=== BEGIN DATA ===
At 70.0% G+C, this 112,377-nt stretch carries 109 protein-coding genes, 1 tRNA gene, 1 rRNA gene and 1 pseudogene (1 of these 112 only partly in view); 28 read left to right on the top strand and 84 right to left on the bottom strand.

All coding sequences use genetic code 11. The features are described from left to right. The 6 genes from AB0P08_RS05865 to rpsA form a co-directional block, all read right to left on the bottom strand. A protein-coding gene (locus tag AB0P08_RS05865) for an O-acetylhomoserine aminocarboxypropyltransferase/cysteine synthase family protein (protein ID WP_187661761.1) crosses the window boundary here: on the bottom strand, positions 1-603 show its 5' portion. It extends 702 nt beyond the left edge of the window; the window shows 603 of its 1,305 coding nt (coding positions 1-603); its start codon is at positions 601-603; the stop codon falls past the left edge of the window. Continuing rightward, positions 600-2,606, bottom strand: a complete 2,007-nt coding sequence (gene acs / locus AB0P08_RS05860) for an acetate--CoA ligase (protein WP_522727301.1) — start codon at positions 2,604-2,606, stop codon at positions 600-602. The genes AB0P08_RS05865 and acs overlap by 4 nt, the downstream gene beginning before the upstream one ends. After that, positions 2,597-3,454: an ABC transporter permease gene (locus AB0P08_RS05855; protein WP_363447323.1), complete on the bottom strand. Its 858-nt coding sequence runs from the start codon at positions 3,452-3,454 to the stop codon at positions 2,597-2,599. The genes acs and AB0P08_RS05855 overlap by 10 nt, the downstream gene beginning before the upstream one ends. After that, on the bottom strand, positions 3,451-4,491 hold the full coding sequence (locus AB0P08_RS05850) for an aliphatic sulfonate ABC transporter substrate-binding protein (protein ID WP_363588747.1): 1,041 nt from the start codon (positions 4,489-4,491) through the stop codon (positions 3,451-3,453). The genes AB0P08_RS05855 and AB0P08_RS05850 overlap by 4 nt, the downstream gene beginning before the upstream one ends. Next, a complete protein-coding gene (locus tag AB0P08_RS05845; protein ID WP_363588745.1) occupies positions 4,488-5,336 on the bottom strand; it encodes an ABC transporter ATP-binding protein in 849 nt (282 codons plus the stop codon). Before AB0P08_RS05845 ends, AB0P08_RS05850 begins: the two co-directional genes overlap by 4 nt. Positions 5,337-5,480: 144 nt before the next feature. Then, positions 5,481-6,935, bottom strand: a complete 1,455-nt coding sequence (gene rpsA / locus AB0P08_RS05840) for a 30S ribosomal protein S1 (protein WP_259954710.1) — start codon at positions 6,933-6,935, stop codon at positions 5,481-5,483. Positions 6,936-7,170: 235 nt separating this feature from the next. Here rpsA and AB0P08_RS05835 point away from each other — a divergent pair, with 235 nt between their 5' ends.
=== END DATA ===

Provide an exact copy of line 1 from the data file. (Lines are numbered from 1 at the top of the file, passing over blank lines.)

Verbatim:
At 70.0% G+C, this 112,377-nt stretch carries 109 protein-coding genes, 1 tRNA gene, 1 rRNA gene and 1 pseudogene (1 of these 112 only partly in view); 28 read left to right on the top strand and 84 right to left on the bottom strand.